Tuesday, November 01, 2005


Below is an excerpt of remarks made by Dartmouth College Student Body President Noah Riner ('06) as he spoke to the incoming class of '09 at convocation a few weeks ago. His remarks were widely transmitted and sparked controversy because of his references to Jesus. I consider them an apt reminder. – Matt Soper

You've been told that you are a special class. A quick look at the statistics confirms that claim. But it isn't enough to be special. It isn't enough to be talented, to be beautiful, to be smart. In fact, there's quite a long list of very special, very corrupt people who have graduated from Dartmouth. If all we get from this place is knowledge, we've missed something. There's one subject that you won't learn about in class, one topic that orientation didn't cover: character.

We hear very little about character in our classrooms, yet the real problem in the world is not a lack of education. Supposedly, character is what you do when no one is looking, but I'm afraid to say all the things I've done when no one was looking. Cheating, stealing, lusting, you name it - How different are we [from “bad” people]?
We have the same flaws. Let's be honest, the differences are in degree.

The Times of London once asked readers for comments on what was wrong with the world. British author G. K. Chesterton responded simply: "Dear Sir, I am."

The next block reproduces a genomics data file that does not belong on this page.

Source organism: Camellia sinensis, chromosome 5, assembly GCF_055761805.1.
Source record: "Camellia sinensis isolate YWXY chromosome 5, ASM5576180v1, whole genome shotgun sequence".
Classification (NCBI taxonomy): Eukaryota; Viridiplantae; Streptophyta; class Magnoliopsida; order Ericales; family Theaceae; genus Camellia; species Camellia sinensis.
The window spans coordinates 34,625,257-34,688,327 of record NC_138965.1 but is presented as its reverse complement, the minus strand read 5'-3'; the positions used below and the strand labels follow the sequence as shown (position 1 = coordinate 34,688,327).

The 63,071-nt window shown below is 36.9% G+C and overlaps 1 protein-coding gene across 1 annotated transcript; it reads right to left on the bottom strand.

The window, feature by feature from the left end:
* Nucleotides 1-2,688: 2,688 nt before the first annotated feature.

Not many of us have the same clarity that Chesterton had. In the words of Cassius in Shakespeare's Julius Caesar, "the fault, dear Brutus is not in our stars but in ourselves." Character has a lot to do with sacrifice, laying our personal interests down for something bigger. The best example of this is Jesus. In the Garden of Gethsemane, just hours before his crucifixion, Jesus prayed, "Father, if thou be willing, remove this cup from me: nevertheless not my will, but thine, be done." He knew the right thing to do. He knew the cost would be agonizing torture and death. He did it anyway. That's character.

Jesus is a good example of character, but He's also much more than that. He is the solution to flawed people like corrupt Dartmouth alums, [criminals], and me.
It is so easy to focus on the defects of others and ignore my own. But I need saving as much as they do. Jesus' message of redemption is simple. People are imperfect, and there are consequences for our actions. He gave His life for our sin so that we wouldn't have to bear the penalty of the law; so we could see love. The problem is me; the solution is God's love: Jesus on the cross, for us.

When I look at the Cross of Christ, what I see up there is all my sin and everybody else's. So I ask myself a question a lot of people have asked: Who is this man? And was He who He said He was, or was He just a religious nut? And there it is, and that's the question. What is the content of your character? Who are you? And how will you become what you need to be?


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